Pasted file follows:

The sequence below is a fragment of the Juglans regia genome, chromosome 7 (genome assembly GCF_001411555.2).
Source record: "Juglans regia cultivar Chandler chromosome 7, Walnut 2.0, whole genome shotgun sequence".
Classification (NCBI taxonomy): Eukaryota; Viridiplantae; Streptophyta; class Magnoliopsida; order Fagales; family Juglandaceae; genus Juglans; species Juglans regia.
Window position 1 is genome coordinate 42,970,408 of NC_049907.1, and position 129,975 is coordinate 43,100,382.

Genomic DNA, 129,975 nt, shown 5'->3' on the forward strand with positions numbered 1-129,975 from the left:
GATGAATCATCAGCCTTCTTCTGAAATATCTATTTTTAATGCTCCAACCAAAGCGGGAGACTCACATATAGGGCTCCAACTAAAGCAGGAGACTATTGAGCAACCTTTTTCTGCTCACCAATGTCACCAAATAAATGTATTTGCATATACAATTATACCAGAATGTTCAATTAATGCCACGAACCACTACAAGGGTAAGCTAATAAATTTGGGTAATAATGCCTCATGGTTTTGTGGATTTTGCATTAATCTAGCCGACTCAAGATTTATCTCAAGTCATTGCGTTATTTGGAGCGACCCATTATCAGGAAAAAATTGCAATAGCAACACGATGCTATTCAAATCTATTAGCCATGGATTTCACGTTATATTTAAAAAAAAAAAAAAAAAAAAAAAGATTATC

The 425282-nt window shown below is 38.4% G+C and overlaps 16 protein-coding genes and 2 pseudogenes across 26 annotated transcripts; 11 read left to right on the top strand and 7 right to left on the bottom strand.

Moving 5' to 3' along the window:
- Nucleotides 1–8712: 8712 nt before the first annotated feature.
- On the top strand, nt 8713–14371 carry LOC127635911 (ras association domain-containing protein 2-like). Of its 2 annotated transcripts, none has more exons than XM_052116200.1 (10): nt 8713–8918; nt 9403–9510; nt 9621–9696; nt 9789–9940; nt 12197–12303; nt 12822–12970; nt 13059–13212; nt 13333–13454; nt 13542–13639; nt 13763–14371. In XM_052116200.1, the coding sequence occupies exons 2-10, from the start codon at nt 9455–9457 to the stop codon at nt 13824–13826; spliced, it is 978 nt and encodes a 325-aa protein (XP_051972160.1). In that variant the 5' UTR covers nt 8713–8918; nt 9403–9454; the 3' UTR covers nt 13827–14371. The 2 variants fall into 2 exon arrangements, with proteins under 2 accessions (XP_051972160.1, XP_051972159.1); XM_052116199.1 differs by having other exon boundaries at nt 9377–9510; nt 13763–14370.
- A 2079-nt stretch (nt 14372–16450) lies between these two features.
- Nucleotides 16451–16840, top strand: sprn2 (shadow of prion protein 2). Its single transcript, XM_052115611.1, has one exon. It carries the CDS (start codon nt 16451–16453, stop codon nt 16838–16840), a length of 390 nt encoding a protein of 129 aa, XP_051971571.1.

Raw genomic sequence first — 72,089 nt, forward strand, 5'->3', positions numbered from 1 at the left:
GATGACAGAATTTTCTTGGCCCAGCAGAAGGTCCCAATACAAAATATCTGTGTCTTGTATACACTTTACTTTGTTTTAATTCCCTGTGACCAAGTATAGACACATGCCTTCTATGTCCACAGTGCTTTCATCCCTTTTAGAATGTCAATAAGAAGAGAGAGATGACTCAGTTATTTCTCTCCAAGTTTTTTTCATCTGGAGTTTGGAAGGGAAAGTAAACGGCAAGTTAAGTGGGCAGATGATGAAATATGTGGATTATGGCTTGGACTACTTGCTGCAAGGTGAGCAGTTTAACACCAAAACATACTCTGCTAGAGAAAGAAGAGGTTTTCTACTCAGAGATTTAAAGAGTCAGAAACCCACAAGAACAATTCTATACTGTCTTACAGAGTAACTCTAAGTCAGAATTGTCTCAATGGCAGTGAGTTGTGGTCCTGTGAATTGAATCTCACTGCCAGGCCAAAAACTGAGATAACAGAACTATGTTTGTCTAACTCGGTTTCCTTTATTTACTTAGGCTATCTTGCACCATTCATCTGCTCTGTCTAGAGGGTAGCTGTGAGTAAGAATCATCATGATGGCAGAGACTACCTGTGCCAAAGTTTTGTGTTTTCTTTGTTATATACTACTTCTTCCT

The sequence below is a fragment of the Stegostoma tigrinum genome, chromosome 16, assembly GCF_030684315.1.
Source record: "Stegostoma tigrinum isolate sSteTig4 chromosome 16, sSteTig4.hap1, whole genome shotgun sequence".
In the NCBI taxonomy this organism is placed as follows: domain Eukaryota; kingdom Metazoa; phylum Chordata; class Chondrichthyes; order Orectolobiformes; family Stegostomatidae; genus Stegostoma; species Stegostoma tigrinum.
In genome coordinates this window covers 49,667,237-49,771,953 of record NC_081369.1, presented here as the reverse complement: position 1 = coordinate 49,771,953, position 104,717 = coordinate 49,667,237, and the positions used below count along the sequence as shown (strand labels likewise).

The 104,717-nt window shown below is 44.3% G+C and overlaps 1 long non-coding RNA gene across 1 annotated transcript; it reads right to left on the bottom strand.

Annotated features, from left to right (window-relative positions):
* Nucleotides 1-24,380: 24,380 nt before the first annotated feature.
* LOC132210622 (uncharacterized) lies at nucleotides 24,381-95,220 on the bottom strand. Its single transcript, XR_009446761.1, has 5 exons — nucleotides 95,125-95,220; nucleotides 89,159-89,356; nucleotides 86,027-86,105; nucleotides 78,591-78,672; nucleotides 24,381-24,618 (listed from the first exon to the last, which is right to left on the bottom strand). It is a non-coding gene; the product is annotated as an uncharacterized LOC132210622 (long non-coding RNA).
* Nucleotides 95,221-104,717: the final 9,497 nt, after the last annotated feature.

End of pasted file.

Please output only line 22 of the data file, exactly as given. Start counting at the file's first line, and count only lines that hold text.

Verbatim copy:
* LOC132210622 (uncharacterized) lies at nucleotides 24,381-95,220 on the bottom strand. Its single transcript, XR_009446761.1, has 5 exons — nucleotides 95,125-95,220; nucleotides 89,159-89,356; nucleotides 86,027-86,105; nucleotides 78,591-78,672; nucleotides 24,381-24,618 (listed from the first exon to the last, which is right to left on the bottom strand). It is a non-coding gene; the product is annotated as an uncharacterized LOC132210622 (long non-coding RNA).